“They shall grow not old, as we that are left grow old: Age shall not weary them, nor the years condemn. At the going down of the sun and in the morning we will remember them.” — Laurence Binyon, British Poet
They rode in the bright sunshine and heavy heat in Providence, Rhode Island, to remember a special person in the hemophilia community, Barry Haarde, and to raise funds and awareness for those with bleeding disorders in developing countries, who still suffer from untreated bleeding. It was Save One Life’s second annual Wheels for the World in conjunction with New England Hemophilia Association. About 25 riders gathered—one family from Pennsylvania!— to share the joy of riding, and gratitude for having treatment in the US to stop bleeding.
For me it was only my second hemophilia event in over two years to attend! I had just returned from Kilimanjaro, so decided to sit this one out and attend as a volunteer—though there was little to do! The team from NEHA and Save One Life had it all under control.
A special guest was Emily “Weez” Cobb, Barry’s sister, who attended with her husband Billy, to say some words about Barry, and what this ride meant to her. Barry, as most people in the community know, was a person with hemophilia A and HIV, who also had a permanently contracted knee. He created the idea to ride his bicycle across the US to raise awareness for those affected by hemophilia and lack of treatment in developing countries. He also did it to honor the fallen: those with hemophilia who were killed by HIV, from infected blood products and treatment in the late 1970s and early 1980s. Barry would eventually ride six times across the US over six years, raising more than $250,000 for Save One Life.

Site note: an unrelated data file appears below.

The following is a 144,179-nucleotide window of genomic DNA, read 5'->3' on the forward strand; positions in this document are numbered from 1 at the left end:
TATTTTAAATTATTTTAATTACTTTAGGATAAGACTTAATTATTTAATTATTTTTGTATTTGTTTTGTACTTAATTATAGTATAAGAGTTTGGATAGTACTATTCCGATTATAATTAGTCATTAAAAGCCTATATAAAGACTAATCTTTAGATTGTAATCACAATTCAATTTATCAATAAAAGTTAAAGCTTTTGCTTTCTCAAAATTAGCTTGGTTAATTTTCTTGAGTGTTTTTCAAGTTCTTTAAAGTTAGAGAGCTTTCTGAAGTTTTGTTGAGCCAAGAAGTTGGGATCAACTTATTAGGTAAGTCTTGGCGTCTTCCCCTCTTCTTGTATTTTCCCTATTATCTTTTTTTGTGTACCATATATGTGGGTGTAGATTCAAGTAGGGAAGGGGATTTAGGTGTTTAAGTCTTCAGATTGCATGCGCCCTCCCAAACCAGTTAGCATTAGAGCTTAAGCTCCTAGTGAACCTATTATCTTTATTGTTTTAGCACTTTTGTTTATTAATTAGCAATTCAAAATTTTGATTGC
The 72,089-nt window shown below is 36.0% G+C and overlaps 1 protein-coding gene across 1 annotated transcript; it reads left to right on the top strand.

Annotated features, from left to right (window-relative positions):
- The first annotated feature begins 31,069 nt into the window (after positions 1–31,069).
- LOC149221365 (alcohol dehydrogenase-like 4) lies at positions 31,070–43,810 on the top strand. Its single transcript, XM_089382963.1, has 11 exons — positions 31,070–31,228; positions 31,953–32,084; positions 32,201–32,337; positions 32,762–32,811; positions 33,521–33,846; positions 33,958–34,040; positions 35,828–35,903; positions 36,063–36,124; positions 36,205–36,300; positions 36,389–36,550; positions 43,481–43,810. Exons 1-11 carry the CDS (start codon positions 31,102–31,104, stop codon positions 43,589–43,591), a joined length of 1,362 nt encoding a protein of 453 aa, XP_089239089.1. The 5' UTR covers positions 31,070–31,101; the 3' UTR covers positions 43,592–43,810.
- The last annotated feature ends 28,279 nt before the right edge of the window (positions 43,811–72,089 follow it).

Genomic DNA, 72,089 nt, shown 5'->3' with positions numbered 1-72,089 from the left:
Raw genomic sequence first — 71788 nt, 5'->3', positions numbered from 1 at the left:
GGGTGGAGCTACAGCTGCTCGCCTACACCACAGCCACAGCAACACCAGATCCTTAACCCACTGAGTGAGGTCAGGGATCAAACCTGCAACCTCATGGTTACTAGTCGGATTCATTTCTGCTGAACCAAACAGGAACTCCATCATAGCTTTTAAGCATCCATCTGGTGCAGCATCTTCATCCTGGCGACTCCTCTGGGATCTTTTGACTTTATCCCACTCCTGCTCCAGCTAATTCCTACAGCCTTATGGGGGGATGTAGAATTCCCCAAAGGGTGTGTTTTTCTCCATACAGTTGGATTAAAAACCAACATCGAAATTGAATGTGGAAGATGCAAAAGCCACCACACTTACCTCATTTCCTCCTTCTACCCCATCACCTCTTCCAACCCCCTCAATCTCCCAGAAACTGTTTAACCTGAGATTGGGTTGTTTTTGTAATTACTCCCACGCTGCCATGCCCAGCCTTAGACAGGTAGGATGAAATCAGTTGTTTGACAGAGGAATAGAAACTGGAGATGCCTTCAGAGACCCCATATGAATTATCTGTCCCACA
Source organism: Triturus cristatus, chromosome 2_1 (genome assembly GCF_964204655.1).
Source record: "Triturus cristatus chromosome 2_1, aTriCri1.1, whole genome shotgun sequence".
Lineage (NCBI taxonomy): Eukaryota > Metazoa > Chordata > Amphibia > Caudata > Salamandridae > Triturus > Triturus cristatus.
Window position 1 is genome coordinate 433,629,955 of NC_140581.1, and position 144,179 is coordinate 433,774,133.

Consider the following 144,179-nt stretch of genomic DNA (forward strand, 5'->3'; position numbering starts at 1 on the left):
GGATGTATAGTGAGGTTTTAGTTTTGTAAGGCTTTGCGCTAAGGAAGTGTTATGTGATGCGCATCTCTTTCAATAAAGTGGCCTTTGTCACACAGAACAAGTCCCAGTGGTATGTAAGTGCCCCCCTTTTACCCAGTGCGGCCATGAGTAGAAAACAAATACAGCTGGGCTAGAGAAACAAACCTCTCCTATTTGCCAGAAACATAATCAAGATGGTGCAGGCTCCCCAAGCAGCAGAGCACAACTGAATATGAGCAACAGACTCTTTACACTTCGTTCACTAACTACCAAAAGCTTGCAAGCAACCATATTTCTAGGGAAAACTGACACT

Sadly, he took his own life in February 2018, which stunned the country. He had overcome hemophilia, HIV and hepatitis C, but not mental health issues. He was beloved by the community, and Wheels for the World honors his character and commitment.
Weez reminded us all how much Barry wanted to show the younger generation what was possible, despite hemophilia and all its complications. She also said how important it is to remember those who are no longer with us. Wheels for the World keeps memories of Barry alive, and continues his cause, for which she and her family are grateful. Weez has known much loss: her two brothers and mother all died within a few years of one another; her 17-year-old daughter Patty died in a car crash; and her first husband died also of HIV, as he also had hemophilia.
Remember those who are gone “helps with the grieving process,” she said. And no matter how many years go by, people still grieve.
This year marks the 10th Anniversary of Barry’s first ride: over 3,000 miles from coast to coast.
At the end of this ride, which was about 28 miles, Save One Life and NEHA provided food and drink at the Narragansett Pub, where we had some surprise news for everyone, especially the Cobb family: my boyfriend, Doug Mildram, has volunteered to re-create Barry’s first ride, from Portland, Oregon to Portland, Maine, in 2023. Seven weeks of riding, at 100 miles per day. Not many people could accept this challenge, but Doug has been training all his life. Doug had met Barry, and they discovered they both worked at Hewlett Packard, and both love cycling. Barry inspired Doug, as he inspired me, and inspired everyone he met.
We hope our community will welcome Doug along the route from coast to coast with open arms as they did Barry, who we will honor with this ride, and to continue to raise funds for families in poverty overseas.
Thank you NEHA and Save One Life for an outstanding event! Thanks to Weez and Billy for flying up to join us—see you next year, when Doug comes riding into Portland, Maine, to celebrate another Wheels for the World, and to remember our beloved Barry.